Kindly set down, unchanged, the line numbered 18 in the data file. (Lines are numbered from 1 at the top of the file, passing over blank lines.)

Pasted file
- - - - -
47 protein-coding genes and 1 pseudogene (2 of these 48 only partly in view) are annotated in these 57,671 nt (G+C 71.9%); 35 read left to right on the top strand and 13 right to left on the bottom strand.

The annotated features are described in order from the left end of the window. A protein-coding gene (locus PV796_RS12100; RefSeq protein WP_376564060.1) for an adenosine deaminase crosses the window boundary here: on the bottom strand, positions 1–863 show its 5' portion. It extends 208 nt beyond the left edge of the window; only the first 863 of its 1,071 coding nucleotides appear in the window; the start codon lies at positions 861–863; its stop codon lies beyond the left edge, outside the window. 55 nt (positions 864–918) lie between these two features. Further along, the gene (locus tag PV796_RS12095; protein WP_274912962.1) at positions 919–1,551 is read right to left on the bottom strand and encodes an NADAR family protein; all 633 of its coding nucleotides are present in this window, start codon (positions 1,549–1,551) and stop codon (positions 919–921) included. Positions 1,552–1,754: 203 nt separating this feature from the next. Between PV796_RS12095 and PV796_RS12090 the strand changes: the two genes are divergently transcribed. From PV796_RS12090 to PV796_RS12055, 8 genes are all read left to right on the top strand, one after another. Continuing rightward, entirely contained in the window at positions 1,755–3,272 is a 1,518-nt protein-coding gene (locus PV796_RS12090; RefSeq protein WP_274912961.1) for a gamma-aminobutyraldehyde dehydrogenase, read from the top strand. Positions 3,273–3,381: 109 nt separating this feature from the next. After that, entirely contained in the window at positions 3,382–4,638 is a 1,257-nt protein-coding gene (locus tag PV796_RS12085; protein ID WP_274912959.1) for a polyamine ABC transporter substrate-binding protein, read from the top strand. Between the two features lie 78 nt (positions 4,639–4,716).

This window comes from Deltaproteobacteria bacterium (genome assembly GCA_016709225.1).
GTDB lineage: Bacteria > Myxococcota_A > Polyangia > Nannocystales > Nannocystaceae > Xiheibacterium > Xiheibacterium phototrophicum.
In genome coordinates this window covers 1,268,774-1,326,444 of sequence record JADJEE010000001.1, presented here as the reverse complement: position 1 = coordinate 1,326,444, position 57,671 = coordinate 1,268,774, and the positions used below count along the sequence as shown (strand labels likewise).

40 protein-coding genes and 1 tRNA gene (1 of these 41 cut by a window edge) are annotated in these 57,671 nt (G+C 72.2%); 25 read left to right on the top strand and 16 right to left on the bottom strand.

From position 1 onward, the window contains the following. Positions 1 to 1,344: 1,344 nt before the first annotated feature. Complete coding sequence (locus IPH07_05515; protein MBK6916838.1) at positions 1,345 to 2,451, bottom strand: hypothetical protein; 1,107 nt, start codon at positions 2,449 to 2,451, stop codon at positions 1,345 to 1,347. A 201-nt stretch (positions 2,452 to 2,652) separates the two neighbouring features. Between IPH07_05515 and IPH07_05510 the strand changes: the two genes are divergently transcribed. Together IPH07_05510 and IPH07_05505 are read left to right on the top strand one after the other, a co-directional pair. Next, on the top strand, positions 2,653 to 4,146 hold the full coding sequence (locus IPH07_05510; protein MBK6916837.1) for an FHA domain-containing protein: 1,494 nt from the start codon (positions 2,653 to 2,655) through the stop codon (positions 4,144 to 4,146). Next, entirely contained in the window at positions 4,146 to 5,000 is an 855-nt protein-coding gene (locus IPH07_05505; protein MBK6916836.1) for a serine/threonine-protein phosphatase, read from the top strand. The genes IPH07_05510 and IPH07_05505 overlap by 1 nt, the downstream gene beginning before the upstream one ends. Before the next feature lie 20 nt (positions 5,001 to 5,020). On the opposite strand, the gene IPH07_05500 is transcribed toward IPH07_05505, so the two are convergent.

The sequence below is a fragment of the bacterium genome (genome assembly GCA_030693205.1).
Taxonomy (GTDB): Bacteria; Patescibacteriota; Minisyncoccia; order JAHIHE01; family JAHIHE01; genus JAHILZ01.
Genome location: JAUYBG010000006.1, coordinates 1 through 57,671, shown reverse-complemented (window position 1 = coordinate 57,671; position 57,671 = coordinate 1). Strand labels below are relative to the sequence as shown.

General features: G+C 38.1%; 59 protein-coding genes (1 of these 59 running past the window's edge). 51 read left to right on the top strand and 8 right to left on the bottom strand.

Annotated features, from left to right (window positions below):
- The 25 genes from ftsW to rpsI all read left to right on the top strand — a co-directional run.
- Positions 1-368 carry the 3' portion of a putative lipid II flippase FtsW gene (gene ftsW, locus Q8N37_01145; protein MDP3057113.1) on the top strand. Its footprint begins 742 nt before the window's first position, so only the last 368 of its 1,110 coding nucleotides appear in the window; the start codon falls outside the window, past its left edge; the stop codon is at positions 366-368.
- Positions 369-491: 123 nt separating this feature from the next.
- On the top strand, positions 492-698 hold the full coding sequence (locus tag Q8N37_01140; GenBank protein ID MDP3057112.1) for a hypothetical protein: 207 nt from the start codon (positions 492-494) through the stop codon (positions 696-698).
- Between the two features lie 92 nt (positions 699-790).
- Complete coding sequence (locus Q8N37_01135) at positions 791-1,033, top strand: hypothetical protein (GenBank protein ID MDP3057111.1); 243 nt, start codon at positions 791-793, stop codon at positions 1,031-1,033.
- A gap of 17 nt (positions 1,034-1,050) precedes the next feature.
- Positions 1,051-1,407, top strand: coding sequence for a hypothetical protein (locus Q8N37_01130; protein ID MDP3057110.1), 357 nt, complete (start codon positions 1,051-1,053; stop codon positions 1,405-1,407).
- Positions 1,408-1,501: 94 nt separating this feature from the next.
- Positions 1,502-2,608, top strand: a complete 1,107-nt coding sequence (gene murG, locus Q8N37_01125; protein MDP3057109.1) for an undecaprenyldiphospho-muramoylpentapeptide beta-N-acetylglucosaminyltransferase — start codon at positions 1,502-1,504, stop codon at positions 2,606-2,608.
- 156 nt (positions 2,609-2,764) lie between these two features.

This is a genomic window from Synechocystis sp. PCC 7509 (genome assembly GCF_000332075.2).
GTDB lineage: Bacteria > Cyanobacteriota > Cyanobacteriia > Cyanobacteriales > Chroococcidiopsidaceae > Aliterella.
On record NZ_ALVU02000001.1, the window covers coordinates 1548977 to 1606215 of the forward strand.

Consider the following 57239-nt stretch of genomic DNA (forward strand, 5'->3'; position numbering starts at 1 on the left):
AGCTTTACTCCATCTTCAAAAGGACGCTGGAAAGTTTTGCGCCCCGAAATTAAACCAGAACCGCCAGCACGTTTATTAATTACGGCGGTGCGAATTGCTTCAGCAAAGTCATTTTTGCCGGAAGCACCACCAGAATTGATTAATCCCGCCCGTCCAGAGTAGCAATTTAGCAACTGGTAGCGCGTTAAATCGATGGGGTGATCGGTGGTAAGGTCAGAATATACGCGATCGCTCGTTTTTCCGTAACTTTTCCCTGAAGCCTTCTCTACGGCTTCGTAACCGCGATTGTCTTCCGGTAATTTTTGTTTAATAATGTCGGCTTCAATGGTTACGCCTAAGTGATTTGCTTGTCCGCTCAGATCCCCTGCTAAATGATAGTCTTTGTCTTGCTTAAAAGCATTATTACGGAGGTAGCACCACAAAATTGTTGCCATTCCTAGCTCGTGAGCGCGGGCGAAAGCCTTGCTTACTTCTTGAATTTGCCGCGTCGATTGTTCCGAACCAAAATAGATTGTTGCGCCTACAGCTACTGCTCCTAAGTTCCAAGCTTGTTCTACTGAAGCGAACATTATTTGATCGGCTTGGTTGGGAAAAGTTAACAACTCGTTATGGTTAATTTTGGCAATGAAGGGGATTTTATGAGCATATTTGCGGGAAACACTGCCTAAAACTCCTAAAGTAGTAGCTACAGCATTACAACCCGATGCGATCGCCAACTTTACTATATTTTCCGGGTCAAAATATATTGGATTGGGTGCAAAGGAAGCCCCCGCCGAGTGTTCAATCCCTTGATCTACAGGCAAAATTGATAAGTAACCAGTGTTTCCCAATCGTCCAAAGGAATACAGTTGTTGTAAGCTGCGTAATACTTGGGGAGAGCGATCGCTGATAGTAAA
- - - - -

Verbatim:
- Complete coding sequence (locus Q8N37_01135) at positions 791-1,033, top strand: hypothetical protein (GenBank protein ID MDP3057111.1); 243 nt, start codon at positions 791-793, stop codon at positions 1,031-1,033.